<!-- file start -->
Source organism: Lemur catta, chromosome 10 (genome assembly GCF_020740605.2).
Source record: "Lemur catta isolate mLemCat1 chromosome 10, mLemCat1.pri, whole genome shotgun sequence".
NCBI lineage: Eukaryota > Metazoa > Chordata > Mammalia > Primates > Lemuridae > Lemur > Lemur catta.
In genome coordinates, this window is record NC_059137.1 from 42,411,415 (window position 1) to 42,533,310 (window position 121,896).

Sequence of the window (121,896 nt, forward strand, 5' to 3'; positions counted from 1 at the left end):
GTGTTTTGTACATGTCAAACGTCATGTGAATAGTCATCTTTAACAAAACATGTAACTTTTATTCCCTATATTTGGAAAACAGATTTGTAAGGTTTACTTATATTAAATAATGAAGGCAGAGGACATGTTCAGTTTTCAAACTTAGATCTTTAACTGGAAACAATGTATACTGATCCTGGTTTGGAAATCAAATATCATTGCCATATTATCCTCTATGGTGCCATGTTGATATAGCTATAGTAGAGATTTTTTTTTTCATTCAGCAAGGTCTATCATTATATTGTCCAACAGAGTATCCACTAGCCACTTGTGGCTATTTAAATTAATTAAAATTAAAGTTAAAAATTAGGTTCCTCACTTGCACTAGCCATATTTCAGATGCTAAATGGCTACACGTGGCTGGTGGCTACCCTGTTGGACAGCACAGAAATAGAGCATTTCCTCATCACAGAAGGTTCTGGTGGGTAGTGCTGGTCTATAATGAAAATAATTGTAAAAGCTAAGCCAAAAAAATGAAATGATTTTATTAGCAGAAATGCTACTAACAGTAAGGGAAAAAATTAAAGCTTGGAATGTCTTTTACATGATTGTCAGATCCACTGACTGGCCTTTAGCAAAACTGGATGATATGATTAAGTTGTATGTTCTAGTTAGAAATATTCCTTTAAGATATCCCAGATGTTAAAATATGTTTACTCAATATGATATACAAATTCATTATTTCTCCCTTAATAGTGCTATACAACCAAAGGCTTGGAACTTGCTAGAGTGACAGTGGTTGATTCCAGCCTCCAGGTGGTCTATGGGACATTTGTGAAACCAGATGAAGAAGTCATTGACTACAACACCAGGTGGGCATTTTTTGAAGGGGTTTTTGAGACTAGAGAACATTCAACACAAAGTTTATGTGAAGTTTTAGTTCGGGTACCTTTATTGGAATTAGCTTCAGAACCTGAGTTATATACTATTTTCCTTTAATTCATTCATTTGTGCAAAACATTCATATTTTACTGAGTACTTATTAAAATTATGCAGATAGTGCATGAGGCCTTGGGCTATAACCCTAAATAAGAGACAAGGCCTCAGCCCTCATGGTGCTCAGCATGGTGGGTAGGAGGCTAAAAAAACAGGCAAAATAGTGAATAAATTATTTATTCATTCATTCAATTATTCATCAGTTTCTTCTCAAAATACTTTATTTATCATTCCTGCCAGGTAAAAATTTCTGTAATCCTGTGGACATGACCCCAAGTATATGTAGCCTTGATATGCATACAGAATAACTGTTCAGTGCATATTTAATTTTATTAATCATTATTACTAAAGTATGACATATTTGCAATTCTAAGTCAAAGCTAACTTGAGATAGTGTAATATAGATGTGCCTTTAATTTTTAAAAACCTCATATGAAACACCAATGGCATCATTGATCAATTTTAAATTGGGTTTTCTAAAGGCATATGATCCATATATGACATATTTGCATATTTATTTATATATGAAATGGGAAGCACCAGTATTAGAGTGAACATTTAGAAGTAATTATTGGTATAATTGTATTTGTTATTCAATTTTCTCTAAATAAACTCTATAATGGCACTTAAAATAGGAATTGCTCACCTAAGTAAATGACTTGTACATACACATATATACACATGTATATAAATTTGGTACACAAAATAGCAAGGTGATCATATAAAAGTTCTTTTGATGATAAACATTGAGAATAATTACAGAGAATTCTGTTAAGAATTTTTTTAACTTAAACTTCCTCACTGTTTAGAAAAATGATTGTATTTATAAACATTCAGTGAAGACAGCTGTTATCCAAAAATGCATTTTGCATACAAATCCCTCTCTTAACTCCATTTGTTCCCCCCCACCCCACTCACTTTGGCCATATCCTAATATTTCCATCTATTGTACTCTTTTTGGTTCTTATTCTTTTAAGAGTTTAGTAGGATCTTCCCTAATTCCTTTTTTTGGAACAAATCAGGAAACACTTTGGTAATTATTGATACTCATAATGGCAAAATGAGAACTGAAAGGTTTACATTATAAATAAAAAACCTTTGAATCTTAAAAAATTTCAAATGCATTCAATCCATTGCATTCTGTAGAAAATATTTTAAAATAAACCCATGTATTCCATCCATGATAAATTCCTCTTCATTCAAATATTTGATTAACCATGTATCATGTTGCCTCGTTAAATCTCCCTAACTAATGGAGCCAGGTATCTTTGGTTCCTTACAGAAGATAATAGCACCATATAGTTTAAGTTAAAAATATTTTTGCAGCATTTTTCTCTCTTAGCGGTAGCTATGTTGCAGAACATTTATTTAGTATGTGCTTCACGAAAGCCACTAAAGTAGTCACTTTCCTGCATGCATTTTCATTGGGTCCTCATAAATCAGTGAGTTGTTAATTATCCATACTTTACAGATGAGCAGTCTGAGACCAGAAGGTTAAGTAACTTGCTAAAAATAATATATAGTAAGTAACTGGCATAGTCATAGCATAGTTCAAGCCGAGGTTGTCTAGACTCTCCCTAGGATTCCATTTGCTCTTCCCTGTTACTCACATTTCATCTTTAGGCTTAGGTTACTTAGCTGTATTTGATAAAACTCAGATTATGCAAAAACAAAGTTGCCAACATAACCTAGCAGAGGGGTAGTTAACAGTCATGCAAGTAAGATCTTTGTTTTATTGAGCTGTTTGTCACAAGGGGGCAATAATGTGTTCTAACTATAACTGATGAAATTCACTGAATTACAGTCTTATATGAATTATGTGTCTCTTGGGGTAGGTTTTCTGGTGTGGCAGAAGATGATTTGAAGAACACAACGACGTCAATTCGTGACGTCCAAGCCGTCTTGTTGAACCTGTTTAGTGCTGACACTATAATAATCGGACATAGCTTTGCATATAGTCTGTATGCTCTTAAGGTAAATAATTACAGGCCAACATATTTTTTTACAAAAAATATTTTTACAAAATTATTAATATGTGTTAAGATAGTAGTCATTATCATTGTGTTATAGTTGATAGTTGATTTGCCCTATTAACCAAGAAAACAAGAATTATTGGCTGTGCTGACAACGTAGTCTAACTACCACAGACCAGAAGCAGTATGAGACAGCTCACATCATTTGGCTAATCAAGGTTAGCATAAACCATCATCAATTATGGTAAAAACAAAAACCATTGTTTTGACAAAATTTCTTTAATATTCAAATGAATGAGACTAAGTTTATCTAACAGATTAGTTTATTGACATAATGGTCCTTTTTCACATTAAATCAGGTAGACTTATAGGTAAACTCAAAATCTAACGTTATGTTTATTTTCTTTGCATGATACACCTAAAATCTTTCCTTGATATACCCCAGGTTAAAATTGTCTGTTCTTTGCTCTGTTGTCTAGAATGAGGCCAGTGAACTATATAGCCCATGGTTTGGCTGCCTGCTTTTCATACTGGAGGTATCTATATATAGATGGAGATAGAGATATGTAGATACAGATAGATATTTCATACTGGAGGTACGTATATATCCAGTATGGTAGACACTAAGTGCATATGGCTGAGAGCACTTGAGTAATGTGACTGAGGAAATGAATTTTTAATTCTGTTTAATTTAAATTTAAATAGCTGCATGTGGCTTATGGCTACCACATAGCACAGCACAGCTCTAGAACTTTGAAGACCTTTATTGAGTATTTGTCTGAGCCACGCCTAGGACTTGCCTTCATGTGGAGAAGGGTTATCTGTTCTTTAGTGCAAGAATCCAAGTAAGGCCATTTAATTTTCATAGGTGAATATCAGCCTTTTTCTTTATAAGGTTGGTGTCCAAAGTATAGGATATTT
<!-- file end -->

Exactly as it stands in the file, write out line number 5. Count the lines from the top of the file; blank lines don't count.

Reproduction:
Sequence of the window (121,896 nt, forward strand, 5' to 3'; positions counted from 1 at the left end):